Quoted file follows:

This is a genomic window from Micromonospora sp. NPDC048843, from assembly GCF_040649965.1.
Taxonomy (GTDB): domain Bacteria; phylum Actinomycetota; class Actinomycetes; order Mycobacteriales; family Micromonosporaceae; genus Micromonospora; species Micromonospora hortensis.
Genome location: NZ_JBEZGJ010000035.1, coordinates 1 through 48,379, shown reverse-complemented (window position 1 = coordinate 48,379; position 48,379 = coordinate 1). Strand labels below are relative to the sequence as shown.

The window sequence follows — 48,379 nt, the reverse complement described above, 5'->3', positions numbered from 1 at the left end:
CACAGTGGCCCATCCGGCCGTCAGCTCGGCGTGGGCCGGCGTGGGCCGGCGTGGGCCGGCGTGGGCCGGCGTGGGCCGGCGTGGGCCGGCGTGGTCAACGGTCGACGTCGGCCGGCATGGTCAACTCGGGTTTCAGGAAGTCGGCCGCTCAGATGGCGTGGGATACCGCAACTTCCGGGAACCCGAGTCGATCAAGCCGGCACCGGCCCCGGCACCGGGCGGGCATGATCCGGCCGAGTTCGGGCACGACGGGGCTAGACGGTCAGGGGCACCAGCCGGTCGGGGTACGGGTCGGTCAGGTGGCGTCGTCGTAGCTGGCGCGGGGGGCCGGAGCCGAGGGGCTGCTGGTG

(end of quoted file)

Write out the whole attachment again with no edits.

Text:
This is a genomic window from Micromonospora sp. NPDC048843, from assembly GCF_040649965.1.
Taxonomy (GTDB): domain Bacteria; phylum Actinomycetota; class Actinomycetes; order Mycobacteriales; family Micromonosporaceae; genus Micromonospora; species Micromonospora hortensis.
Genome location: NZ_JBEZGJ010000035.1, coordinates 1 through 48,379, shown reverse-complemented (window position 1 = coordinate 48,379; position 48,379 = coordinate 1). Strand labels below are relative to the sequence as shown.

The window sequence follows — 48,379 nt, the reverse complement described above, 5'->3', positions numbered from 1 at the left end:
CACAGTGGCCCATCCGGCCGTCAGCTCGGCGTGGGCCGGCGTGGGCCGGCGTGGGCCGGCGTGGGCCGGCGTGGGCCGGCGTGGGCCGGCGTGGTCAACGGTCGACGTCGGCCGGCATGGTCAACTCGGGTTTCAGGAAGTCGGCCGCTCAGATGGCGTGGGATACCGCAACTTCCGGGAACCCGAGTCGATCAAGCCGGCACCGGCCCCGGCACCGGGCGGGCATGATCCGGCCGAGTTCGGGCACGACGGGGCTAGACGGTCAGGGGCACCAGCCGGTCGGGGTACGGGTCGGTCAGGTGGCGTCGTCGTAGCTGGCGCGGGGGGCCGGAGCCGAGGGGCTGCTGGTG